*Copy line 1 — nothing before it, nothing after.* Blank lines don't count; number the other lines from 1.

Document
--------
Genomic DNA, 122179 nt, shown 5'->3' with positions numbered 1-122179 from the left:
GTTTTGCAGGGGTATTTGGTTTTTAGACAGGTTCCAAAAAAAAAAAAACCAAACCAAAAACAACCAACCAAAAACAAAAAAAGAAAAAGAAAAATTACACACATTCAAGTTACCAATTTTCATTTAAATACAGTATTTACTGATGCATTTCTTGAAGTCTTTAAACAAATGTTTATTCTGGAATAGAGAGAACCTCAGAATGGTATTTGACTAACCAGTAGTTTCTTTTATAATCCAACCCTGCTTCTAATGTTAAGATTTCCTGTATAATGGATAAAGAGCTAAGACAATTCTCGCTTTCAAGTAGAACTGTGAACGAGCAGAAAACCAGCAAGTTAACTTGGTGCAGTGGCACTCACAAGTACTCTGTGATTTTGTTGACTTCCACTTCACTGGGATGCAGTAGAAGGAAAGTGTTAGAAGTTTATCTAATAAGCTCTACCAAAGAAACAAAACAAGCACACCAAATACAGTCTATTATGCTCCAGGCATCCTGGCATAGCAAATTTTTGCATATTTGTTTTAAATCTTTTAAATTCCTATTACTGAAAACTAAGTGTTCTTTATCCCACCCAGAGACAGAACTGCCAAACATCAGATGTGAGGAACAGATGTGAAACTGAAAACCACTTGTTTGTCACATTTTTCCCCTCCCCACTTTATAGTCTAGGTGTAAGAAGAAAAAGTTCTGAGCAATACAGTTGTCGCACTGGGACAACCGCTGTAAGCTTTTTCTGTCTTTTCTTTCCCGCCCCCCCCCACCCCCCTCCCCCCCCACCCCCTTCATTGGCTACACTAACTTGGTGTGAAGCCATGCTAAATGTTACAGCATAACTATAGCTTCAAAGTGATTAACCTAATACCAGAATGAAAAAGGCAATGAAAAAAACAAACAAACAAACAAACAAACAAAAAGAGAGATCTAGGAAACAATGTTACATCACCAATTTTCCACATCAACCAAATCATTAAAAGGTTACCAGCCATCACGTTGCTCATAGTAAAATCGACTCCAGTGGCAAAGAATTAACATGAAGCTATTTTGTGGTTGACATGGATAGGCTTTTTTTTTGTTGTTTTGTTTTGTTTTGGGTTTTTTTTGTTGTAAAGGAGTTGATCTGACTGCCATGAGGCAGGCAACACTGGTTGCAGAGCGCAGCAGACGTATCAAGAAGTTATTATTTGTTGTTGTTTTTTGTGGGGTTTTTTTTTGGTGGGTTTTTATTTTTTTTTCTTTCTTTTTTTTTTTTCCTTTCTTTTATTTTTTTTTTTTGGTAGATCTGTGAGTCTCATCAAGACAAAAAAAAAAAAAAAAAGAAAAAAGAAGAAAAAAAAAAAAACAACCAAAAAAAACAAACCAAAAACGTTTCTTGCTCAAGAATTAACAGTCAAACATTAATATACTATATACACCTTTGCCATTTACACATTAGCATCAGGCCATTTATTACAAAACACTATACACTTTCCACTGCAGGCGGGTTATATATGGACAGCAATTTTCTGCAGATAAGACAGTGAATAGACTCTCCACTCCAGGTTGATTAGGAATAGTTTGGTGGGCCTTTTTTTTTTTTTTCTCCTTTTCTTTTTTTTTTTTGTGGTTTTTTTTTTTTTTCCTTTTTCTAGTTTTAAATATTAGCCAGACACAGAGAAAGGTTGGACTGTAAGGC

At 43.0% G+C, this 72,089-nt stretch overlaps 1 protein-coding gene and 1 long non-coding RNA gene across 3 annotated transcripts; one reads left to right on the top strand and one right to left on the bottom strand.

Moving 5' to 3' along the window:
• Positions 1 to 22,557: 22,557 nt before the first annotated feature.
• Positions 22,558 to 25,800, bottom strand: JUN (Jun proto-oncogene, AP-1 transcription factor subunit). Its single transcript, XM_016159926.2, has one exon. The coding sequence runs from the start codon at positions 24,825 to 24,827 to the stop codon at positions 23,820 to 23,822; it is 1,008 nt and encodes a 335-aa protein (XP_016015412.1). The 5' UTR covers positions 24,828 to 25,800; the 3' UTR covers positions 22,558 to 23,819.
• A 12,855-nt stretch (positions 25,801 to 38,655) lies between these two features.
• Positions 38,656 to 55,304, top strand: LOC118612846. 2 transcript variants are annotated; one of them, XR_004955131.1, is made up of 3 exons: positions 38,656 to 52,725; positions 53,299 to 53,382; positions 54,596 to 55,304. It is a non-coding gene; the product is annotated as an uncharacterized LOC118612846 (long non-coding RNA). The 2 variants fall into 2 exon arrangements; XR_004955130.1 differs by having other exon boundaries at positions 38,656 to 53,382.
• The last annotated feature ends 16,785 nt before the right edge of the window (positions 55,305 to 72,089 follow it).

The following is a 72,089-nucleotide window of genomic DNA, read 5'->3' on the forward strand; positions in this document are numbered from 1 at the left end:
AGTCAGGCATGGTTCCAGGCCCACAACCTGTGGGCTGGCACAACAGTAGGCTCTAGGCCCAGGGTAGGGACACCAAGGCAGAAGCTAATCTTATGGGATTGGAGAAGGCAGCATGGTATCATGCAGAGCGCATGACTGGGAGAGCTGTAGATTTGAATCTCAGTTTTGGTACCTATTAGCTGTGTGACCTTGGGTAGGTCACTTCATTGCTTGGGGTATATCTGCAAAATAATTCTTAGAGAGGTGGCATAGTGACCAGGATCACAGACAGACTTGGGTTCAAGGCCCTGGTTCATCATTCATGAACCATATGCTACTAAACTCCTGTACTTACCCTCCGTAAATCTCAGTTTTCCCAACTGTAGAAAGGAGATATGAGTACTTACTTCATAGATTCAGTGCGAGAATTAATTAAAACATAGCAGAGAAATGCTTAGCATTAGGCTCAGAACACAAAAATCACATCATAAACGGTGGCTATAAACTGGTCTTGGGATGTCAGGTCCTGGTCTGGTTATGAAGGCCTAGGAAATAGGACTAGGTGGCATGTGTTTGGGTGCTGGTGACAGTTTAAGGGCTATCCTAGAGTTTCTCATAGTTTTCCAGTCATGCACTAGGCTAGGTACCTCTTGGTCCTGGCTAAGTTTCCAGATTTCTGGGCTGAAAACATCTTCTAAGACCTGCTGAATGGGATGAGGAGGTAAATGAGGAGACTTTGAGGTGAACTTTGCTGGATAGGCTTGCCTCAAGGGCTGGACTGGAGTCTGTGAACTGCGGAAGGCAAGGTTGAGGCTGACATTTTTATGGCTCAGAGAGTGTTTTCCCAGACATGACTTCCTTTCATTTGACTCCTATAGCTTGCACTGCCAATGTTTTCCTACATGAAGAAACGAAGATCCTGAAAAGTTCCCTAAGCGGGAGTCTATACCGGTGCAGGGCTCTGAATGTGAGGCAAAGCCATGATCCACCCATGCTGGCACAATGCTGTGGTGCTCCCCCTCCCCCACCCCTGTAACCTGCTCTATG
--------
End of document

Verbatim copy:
Genomic DNA, 122179 nt, shown 5'->3' with positions numbered 1-122179 from the left: